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Air pollution listed as an official cause of death in the UK for the first time

Air pollution listed as an official cause of death in the UK for the first time

Air pollution was listed as a cause of death in the United Kingdom for the first time, with a coroner ruling that it "made a material contribution" to the death of 9-year-old Ella Kissi-Debrah.

Kissi-Debrah died in 2013 after a severe asthma attack led to respiratory failure.

Stephen Holgate, the former U.K. government chair of the advisory committee on air pollution, later discovered that her attacks followed years of illegal pollution near her home.

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After Holgate’s report was released, a new inquest was opened and, on Wednesday, the coroner for Kissi-Debrah's London neighborhood, Philip Barlow, ruled that its particulate matter (PM) exceeded guidelines set by the World Health Organization (WHO) when she was alive, with nitrogen dioxide emissions also reaching illegal levels.

"Ella died of asthma contributed to by exposure to excessive air pollution," Barlow said. "The whole of Ella's life was lived in close proximity to highly polluting roads. I have no difficulty in concluding that her personal exposure to nitrogen dioxide and PM was very high.”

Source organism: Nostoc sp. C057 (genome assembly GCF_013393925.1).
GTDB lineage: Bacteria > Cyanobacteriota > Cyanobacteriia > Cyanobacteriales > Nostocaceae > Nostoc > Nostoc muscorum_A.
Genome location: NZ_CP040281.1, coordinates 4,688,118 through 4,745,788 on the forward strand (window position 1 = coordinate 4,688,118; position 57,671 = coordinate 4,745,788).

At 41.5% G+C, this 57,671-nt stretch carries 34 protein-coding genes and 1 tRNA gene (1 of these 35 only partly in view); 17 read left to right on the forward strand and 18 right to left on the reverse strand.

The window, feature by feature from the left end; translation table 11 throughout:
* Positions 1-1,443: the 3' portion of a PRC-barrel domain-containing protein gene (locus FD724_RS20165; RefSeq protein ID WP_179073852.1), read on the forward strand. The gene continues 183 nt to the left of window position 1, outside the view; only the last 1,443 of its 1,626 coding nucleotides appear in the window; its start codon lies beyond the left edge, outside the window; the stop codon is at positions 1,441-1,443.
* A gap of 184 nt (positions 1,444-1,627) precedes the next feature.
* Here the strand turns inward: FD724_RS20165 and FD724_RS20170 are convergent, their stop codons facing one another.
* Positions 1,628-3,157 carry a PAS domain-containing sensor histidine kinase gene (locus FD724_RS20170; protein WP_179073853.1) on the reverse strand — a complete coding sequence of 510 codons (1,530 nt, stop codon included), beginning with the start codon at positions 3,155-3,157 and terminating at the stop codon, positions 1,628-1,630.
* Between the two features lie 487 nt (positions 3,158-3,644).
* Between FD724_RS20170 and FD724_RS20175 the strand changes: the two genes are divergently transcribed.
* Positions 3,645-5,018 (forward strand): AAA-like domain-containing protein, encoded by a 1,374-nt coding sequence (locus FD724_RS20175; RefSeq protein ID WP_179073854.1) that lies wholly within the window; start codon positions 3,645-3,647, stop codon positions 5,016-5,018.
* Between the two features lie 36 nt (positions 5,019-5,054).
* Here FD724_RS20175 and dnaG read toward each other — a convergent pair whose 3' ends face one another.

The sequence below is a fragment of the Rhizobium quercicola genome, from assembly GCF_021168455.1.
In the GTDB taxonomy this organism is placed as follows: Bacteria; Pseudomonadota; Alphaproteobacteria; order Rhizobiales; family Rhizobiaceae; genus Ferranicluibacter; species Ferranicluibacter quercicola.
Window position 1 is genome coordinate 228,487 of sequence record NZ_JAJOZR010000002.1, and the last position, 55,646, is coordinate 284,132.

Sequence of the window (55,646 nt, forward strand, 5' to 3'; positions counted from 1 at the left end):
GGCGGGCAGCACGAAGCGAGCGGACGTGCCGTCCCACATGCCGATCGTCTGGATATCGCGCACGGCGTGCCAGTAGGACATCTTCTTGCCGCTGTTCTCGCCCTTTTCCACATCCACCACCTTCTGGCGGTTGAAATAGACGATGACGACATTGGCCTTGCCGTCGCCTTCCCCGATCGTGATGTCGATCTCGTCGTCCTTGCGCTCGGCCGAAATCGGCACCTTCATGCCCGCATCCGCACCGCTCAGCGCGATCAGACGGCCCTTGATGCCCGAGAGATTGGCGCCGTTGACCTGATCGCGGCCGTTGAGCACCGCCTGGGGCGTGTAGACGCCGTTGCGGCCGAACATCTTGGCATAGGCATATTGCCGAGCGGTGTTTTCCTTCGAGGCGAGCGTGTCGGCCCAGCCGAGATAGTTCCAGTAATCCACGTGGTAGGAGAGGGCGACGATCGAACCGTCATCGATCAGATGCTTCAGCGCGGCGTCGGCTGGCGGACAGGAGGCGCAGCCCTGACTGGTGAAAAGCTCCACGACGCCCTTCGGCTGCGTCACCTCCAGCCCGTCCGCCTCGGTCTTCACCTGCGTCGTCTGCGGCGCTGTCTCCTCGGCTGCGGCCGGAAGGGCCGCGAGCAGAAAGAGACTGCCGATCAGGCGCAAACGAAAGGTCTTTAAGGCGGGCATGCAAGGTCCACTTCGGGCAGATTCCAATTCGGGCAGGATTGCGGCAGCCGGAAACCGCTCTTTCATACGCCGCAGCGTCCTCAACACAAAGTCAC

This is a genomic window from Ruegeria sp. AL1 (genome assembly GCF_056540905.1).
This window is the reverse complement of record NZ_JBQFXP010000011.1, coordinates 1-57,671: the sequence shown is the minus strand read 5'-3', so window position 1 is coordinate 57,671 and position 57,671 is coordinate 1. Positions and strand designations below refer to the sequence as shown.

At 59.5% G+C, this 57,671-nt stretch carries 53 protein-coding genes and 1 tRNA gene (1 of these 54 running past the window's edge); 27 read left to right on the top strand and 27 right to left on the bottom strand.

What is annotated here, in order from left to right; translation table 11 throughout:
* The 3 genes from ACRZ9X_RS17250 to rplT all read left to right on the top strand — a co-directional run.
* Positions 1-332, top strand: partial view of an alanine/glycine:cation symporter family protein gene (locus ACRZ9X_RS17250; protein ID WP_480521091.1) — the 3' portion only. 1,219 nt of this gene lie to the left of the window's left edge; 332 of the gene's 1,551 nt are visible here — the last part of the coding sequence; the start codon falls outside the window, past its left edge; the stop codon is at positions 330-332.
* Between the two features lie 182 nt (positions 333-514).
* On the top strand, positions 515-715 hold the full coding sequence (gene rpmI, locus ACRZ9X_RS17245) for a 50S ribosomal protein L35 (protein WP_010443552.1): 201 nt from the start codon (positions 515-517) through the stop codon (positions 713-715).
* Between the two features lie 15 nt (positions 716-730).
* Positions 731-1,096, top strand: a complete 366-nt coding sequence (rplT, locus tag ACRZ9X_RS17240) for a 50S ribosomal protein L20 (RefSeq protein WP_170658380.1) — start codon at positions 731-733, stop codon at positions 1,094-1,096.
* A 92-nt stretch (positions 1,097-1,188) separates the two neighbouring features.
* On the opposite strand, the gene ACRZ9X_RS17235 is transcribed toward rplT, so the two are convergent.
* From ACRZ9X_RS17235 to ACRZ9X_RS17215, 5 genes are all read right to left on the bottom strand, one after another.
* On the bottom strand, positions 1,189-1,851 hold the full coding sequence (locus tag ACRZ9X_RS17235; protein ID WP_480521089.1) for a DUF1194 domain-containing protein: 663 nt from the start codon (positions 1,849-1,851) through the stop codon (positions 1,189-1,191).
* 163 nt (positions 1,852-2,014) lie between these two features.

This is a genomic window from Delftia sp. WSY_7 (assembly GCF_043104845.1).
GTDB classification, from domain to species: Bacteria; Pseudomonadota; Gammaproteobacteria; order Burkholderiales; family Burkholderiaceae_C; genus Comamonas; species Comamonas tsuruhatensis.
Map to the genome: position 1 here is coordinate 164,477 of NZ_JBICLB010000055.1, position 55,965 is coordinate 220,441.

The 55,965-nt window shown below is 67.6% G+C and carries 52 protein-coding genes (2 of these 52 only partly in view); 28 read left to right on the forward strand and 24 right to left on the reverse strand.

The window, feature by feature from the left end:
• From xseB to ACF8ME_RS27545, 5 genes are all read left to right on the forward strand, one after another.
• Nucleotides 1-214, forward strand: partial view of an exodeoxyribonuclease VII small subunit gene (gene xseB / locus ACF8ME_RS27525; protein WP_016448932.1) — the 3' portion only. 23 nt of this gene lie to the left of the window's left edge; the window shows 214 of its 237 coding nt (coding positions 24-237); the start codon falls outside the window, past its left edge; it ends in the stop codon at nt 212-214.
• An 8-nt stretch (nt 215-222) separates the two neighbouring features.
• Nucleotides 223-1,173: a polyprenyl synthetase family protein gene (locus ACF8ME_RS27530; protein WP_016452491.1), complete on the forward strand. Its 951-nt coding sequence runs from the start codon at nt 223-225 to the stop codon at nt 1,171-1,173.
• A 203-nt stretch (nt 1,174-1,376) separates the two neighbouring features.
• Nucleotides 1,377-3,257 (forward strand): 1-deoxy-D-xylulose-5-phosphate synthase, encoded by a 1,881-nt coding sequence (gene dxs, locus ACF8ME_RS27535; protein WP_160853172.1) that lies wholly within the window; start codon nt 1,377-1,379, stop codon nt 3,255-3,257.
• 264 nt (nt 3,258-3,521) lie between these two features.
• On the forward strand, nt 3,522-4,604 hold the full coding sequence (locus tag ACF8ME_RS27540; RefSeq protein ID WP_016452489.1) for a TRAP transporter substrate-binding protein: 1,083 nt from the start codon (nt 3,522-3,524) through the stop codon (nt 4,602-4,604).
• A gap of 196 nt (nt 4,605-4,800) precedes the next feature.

In a tweet, London Mayor Sadiq Khan said, "This is a landmark moment and thanks to years of campaigning by Ella’s mother Rosamund, who has shown an extraordinary amount of courage."

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"Whilst we are debating, there will be a child who is being rushed to hospital somewhere in the United Kingdom or in the United States or somewhere in the world," Rosamund Kissi-Debrah told CBS News in an interview last year.

The WHO estimates that air pollution kills around 7 million people annually, CBS News notes, with children living in the poorer, urban settings more likely to suffer from asthma.

In November, the U.K. government announced it would end the sale of new gasoline and diesel vehicles by the year 2030, 10 years earlier than it had originally planned. Prime Minister Boris Johnson said that the country planned to have 100 percent zero emissions by 2035.